Included in Gregory’s exhibit was ‘Pamela’s Choice’,—a beautiful self yellow sport from ‘Piccadilly’, which looked most attractive.

W. Lowe & Sons staged a splendid Gold Medal exhibit on a wall site. ‘Miss Ireland’ and ‘Pink Parfait’ were among the many bowls which created much interest.

E. B. Le Grice (Roses) Ltd, showed their new floribunda ‘Dimples,’ basically creamy-white with a lemon yellow centre and pleasantly scented. Their centrepiece was of ‘Goldgleam’ which they consider a successor to ‘All-gold’, in a deep canary yellow which does not fade.

Harry Wheatcroft and Sons Ltd and Geo. De Ruiter (Roses) Ltd also won Silver Gilt Medals. The latter exhibited several varieties of their associated firm’s raising, including the orange-salmon floribunda ‘My Girl’, red and yellow ‘Travesti’ and the velvety scarlet-crimson ‘Scania’.

An attractive display was staged by H. Robinson who was awarded the R.N.R.S. Cup and a Silver Gilt Medal. He showed the coppery reddish salmon ‘Fairlight’ and yellow, edged flame ‘Lucky Charm’, both floribundas of his own raising, in good form.

Trade exhibits were also shown by Yorkshire nurserymen including Charles Kershaw Ltd and David E. Lister.

New Seedlings

Many new seedlings were shown. From C. Gregory & Son Ltd, ‘Summer Holiday’, a vivid dark vermilion hybrid tea, ‘Orange Silk’, a vermilion-orange floribunda and ‘Indian Chief’, a currant red, shaded orange hybrid tea gave promise of being popular varieties when better known.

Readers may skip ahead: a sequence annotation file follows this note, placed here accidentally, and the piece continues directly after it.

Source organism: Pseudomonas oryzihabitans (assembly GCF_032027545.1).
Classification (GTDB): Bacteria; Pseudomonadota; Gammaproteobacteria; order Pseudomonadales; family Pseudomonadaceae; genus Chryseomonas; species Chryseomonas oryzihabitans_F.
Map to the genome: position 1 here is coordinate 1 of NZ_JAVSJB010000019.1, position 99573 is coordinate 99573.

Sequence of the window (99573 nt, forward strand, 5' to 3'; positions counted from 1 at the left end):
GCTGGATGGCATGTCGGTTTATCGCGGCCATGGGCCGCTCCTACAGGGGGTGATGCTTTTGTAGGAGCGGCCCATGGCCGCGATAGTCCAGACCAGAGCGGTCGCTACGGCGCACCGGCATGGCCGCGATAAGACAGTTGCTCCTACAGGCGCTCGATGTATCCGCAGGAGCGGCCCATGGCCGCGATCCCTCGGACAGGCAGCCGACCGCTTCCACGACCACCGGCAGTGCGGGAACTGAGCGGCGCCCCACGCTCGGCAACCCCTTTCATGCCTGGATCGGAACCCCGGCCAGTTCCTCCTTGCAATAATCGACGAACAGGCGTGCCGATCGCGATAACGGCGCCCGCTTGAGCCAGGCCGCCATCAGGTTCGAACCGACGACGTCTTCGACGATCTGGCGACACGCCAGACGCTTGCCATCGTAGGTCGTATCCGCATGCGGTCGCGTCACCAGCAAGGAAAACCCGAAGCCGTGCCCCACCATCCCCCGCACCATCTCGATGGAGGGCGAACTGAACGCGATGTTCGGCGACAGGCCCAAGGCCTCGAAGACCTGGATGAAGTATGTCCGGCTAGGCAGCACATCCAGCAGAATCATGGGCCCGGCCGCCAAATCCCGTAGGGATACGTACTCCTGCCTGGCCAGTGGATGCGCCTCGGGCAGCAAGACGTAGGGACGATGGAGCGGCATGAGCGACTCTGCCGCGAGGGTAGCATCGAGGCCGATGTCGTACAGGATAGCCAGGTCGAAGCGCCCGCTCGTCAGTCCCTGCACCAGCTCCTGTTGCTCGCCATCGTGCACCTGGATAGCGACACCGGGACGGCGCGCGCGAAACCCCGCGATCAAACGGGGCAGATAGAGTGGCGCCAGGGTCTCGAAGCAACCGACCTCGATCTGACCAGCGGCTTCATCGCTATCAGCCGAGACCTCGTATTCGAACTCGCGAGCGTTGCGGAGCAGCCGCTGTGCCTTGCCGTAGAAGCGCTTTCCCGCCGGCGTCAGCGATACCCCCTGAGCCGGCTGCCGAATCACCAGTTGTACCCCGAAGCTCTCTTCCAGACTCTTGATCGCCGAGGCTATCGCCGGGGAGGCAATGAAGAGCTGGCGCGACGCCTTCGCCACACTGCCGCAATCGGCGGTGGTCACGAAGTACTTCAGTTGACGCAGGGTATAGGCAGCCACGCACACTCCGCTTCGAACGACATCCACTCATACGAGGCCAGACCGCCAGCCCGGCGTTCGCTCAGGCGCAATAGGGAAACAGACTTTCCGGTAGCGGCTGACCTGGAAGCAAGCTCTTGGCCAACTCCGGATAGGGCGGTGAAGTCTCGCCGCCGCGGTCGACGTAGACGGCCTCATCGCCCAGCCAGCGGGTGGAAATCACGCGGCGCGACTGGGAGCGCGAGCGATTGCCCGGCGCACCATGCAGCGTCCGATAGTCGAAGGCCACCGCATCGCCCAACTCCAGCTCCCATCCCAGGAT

E. B. Le Grice (Roses) Ltd, showed ‘Vesper’, an unusual floribunda in a unique shade of Mars Orange, likely to be popular for floral arrangements; ‘White Spray’ is a white floribunda with a cream heart, of hybrid tea shape, and ‘News’ will undoubtedly make news, being an entirely novel colour break of plum-purple, among the floribundas.

S. McGredy & Son Ltd staged seven new seedlings including splendid bowls of ‘City of Belfast’, the golden yellow hybrid tea from Kordes ‘Peer Gynt’ and the rich pink hybrid tea ‘Timothy Eaton’; the new climber ‘Swan Lake’, white with a pink heart, was also very attractive.


Although as might be expected there were missing exhibits in the Amateur Section there were, nevertheless, entries which had overcome the difficulties of the weather to a remarkable extent. T. Thornley of Skelmanthorpe took first prize in Class 204 for a box of twelve specimen blooms and was also successful in Class 205, a box of six blooms.

The award for the Best Bloom went to J. H. Greening of Grange-over-Sands for a magnificent specimen of the bright vermilion ‘Princess*. This competitor also had a splendid example of’Silver Lining’ in the same vase. The first prize in Class 206 was awarded to J. M. Robinson of Kendal for six very fine blooms of ‘Perfecta’.

In section 5 for Affiliated Societies, magnificent bowls.of floribundas and hybrid teas were staged by the Congleton Horticultural Society who deserve the utmost praise for having brought blooms in such splendid condition from so far afield.

An outstanding bowl of floribunda roses was shown by L. Moores of Congleton in Class 220. The variety used was the bright red ‘Evelyn Fison’ and the same exhibitor took first prize in Class 219.

For any intending exhibitor who may feel some diffidence in journeying to Leeds, it may act as a spur and encouragement to learn that one such enthusiast journeyed from distant Cheshunt and took four firsts out of his five exhibits. An abiding pleasure for him—may many others follow in his footsteps.